This time, I'm just going to spew out whatever I've been doing and just straight up publish. Again, I apologize for the many errors you'll see. Not really caring, just want to get more activity going again.

Anyway, I had mentioned previously that I found a tool called RogueSharp. I was having difficulty understanding it, because I'm just not familiar with RLNet in the first place. I then tried to find people who had already created a translation, which took a little time. I ultimately found the RogueSharp Tutorial Unity P…

Resolutions Schmesolutions

When I was in high school, I had a somewhat chaotic approach to cleaning. It began when I got frustrated by a cluttered desk, and dumped everything on the floor. I put back only the things I absolutely needed, shelved a few other things, and threw away everything else. This turned into a cleaning ritual where everything was classified as "keep", "store", or "discard". The goal was to discard as much as possible while treasuring only the things I truly wanted to keep.

Over time, that habit of mine evolved into something different. It became the cornerstone of my minimalist lifestyle. I learned to judge who and what I needed to treasure, and who and what I needed to discard. But it wasn't only about surroundings - it was also about self. I always found the idea of a classical hermit living on a mountain somewhat appealing, and I made many decisions to reach a reasonable interpretation of that. The path was much rockier than anticipated.

Anyway, at the b…

Tree Growth And Other Observations

Been working on trees this week. Not like the normal, organic kind, such as oaks and pine and whatnot. Rather, more like game mechanic trees. In a previous update, I may have hinted that I would push off an entire skill tree for a future (paid) update... Which I have to sort of retract. I've realized that the game needs specific skill trees right out of the gate.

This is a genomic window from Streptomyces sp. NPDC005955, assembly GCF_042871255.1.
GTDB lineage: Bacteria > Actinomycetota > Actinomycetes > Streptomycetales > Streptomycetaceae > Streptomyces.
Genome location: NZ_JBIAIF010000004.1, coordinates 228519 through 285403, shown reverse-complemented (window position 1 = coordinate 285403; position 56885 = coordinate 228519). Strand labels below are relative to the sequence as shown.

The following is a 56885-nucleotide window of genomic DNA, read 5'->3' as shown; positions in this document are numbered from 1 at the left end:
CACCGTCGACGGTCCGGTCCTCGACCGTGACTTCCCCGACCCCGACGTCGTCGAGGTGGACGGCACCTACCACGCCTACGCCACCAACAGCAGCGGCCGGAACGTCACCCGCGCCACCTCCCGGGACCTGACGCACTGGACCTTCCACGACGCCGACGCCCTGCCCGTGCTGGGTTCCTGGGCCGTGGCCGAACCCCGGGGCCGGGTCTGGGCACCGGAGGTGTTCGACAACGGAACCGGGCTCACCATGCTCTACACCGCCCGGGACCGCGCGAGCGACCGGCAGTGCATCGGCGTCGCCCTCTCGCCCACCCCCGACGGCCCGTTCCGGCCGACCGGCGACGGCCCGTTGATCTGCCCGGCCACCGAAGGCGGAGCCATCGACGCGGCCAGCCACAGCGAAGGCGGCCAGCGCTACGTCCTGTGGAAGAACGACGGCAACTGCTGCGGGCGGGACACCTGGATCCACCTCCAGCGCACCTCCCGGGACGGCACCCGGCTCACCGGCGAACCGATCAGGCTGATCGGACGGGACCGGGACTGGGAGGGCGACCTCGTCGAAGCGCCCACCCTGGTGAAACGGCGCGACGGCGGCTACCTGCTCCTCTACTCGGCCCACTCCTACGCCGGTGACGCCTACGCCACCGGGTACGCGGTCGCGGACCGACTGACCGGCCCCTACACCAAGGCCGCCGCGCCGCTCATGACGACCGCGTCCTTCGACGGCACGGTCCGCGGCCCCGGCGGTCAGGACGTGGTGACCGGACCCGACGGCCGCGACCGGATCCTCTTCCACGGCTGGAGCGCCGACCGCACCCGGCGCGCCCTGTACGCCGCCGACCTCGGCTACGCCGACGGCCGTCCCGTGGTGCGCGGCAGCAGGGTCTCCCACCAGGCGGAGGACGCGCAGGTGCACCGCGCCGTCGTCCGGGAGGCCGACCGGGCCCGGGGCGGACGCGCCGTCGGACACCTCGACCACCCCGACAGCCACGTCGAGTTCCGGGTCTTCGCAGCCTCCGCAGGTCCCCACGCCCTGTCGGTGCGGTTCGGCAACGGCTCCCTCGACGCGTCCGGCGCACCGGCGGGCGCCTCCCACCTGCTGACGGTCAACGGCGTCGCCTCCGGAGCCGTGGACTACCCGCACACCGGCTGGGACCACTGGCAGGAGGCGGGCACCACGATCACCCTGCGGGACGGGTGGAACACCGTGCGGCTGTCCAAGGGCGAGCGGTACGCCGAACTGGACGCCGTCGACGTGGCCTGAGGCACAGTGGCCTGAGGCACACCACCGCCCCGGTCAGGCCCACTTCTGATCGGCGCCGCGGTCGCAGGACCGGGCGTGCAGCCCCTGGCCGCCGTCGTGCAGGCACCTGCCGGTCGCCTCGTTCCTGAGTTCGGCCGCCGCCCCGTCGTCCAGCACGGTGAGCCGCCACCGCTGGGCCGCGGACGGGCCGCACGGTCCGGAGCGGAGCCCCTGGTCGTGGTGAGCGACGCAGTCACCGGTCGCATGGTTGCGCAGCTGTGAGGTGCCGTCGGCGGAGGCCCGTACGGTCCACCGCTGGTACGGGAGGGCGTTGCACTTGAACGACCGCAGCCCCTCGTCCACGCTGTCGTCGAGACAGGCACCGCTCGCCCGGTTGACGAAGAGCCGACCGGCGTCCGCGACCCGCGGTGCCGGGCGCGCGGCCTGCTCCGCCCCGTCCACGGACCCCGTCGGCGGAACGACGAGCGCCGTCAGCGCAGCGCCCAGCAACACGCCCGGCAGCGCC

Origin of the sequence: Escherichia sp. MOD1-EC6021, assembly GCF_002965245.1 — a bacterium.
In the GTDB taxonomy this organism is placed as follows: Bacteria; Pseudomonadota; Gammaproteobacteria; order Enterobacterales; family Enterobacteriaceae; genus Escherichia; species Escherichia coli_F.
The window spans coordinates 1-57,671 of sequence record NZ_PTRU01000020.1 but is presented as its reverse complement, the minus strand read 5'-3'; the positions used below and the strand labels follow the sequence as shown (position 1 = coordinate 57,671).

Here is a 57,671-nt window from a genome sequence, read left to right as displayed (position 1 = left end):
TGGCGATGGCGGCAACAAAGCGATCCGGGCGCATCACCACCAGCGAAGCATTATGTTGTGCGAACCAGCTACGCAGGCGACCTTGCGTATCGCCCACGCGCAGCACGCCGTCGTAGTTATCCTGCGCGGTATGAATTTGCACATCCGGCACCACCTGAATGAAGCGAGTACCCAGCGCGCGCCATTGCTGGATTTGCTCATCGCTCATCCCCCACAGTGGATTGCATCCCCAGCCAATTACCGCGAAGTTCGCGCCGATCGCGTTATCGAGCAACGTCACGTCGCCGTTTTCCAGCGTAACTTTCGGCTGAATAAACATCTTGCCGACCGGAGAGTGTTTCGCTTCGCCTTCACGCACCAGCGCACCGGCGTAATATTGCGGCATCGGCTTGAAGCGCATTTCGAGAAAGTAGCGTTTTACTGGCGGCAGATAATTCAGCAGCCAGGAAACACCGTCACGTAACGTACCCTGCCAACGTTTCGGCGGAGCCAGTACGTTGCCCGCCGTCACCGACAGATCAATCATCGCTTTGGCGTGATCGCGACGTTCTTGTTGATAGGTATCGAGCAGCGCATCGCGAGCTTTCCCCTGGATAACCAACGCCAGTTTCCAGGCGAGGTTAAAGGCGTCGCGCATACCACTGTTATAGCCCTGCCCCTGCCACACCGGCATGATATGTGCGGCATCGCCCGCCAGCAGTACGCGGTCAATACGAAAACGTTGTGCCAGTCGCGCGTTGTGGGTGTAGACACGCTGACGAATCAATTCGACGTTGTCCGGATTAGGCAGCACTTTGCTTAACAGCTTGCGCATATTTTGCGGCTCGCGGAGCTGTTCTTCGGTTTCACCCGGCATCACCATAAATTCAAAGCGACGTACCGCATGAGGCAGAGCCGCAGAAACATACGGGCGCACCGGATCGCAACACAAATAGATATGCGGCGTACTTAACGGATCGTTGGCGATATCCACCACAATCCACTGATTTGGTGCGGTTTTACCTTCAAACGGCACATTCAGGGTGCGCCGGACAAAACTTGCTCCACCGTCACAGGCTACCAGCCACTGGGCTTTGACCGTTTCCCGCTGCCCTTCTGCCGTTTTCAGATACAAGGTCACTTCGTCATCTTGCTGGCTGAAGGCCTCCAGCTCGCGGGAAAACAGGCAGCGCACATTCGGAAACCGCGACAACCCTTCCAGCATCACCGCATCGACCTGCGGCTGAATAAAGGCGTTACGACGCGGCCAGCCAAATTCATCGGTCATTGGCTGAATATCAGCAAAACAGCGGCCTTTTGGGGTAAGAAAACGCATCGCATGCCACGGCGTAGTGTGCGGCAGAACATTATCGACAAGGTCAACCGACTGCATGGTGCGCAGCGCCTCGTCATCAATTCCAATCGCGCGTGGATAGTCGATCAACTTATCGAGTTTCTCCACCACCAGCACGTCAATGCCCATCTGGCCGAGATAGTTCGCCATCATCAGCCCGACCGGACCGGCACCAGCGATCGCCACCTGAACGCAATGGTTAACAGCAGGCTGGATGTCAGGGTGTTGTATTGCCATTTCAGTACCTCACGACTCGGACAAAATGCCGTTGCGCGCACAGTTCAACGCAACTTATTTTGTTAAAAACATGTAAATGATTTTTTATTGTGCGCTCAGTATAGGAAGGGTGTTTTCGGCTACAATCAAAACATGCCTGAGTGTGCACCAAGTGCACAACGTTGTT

In my original vision, the game contains three skill trees - Corruption, Engineering, and Psionics. I've come to realize that the trees need some serious sprucing up. There will still be three base trees, but they'll instead be Combat, Engineering, and Survival. Corruption and Psionics are instead going to be classified as advanced trees which can only be unlocked through discoveries/events made in-game. I imagine each new chapter will still include at least one advanced tree.

Another consideration to be made is how to distribute starting points. I imagine a few scenarios. In the first, the player begins with one …

C Sharp, RogueSharp, and Unity

Okay, I imagined that I was going to work on drawing some concept art this week, however I got sidetracked. As usual. For example, a handful of times I've opened up Unity so I could code, the application has an update. While not normally a bad thing, my Internet is so balls-awful slow (5mbps... kill me...) that it takes a very long time to download anything.

In this instance, it isn't a bad thing. In fact, I think it's going to help a great deal. Because I'm still a serious beginner when it comes to coding C#, creating functions takes me an inordinate amount of time. This is mostly because I still have lots to learn, and most of my time is spent doing research. Not only that, but my limited knowledge prevents me from forecasting easily avoidable bugs and incompatibilities.

Keeping this in mind, building the library the way I am now is a terrible idea. I've been trying to figure out how to better structure things to reduce any future problems, relatively unsuccessfu…